Avant R&B star Mhysa follows her acclaimed debut ‘fantasii’ - one of the definitive underground albums of 2017 - with its sister side, ‘Neveah’ for Hyperdub; a sprawling mosaic of raw, introspective R&B ballads, including a haunting take on a Nas classic in ‘breaker of chains’.
“MHYSA started NEVAEH in the fall of 2017, shortly after the release of her debut album 'fantasii,' honing the albums sentiments while touring, recording audio notes and writing lyrics on her iPhone to de-stress. All of the tracks were then recorded in her flat in West Philadelphia, some with the input of lawd knows, a frequent collaborator on their Scraaatch project.
NEVAEH is MHYSA’s intimate reflection on the black femme experience from multiple vantage points ranging from sex and sexuality, self-love and self-discovery, black empowerment and lineage, pleasure and lack of it. She describe the album as “a prayer for Black women and femmes to be taken to or find a new and better world away from the apocalypse…NEVAEH is a safe space, a sort of negro heaven.” These ideas are declared from the opening skit where MHYSA reads out Lucille Clifton’s 1994 poem “won’t you celebrate with me”.
The album is deeply personal but easily relatable. The intimacy is heightened by scattered acapella moments, covers of classics such as Nas’ - 'If I Ruled the World' and a reprise of 'When the Saints'; songs that reference black pop culture, interludes and drifts, where MHYSA’s delicate voice is laid bare and enhanced by spacious instrumentals. She describes tracks like 'Brand Nu' and 'w_me' as throwbacks to the melancholic R&B her mother raised her on, updated through a queer lens. “I wanted to really get into the form of R&B on this album which is also why it ends with a gospel track which I feel is quintessential R&B. "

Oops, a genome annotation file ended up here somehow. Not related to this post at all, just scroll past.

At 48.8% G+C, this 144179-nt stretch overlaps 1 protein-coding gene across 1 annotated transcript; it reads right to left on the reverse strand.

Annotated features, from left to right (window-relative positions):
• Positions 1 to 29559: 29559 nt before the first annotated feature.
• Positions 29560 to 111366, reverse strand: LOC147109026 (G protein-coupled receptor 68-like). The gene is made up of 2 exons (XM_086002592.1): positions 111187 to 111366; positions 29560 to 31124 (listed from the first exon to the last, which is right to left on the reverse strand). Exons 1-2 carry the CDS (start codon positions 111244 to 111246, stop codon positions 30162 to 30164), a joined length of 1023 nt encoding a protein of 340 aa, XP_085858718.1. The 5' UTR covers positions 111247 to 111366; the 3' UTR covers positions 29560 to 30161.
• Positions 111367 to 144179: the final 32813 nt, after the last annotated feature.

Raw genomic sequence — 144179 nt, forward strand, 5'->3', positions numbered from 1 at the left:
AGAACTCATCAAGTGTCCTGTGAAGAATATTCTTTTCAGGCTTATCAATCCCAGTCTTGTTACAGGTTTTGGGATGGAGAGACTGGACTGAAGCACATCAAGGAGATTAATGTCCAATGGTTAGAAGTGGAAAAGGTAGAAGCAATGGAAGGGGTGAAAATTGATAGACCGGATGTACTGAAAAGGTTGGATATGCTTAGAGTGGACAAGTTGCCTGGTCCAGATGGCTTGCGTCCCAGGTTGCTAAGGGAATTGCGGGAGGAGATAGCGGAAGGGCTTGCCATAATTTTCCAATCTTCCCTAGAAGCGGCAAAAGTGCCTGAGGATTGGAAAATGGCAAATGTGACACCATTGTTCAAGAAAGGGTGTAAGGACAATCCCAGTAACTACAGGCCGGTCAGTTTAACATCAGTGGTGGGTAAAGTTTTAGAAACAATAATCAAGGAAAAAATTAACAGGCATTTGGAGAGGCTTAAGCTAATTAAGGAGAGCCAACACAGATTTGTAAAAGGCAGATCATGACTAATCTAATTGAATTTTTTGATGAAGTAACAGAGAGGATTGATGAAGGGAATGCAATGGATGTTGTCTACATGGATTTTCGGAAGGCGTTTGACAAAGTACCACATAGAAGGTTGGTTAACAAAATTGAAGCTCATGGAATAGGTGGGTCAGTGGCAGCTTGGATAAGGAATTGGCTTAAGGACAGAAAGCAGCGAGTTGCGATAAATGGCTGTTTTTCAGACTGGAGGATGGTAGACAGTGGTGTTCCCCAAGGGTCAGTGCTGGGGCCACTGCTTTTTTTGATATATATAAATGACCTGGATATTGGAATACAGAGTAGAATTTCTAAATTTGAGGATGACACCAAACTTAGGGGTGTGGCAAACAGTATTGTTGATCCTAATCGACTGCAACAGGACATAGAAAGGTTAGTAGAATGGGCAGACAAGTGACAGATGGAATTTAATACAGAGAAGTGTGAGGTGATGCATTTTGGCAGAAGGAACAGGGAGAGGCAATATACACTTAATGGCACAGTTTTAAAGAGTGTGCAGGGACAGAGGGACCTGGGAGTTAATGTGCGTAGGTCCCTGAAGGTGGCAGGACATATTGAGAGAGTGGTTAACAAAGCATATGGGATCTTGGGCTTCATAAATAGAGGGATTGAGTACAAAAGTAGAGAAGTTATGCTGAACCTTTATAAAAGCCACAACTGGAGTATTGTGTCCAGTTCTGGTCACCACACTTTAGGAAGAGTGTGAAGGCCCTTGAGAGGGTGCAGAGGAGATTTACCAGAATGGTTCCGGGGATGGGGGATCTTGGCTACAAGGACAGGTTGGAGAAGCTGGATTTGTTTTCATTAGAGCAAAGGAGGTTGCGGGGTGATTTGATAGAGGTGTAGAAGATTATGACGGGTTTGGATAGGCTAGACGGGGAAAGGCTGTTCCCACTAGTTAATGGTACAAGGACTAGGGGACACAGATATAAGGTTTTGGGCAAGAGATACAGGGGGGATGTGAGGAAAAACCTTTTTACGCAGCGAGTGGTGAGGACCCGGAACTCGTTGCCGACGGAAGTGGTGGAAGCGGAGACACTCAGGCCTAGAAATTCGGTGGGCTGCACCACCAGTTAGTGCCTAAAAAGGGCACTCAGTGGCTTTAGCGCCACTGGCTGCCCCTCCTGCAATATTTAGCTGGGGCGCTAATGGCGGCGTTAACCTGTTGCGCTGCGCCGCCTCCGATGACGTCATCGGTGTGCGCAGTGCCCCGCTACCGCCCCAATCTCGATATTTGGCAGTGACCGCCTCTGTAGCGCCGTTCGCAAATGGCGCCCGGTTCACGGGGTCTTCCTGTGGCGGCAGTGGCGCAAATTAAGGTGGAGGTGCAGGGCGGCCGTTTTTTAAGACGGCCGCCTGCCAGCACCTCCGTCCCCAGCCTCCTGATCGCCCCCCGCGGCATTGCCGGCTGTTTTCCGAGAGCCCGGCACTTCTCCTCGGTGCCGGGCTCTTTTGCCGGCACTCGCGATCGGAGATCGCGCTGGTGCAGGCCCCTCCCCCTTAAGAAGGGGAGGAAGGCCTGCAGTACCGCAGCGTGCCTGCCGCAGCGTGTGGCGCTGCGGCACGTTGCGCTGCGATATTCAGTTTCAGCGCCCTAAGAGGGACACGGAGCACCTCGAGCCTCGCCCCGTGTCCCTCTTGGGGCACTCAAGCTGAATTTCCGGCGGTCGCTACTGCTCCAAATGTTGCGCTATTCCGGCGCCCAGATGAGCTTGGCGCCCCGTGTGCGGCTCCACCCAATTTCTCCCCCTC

However it’s not all melancholic, the lead track, plus the mischievous 'Sanaa Lathan', and the skeletal 'w_me', where MHYSA uses her breath and vocals with a live druml, have found themselves in Kode9's sets recently. MHYSA also explores sensuality in the build up to the apocalypse, on tracks like 'before the world ends.'
On NEVAEH’s progression from fantasii, MHYSA says, “I wanted to be more vulnerable with my tracks and experiment with vocal range…I wanted to write more complicated vocal melodies that would be harder for me to do.” What's more MHYSA's production experiments with new techniques, live sounding digital instrumentation, playing keys, using her voice in new ways - much of which was self taught, in the tradition of the musicians in her family who came before her.”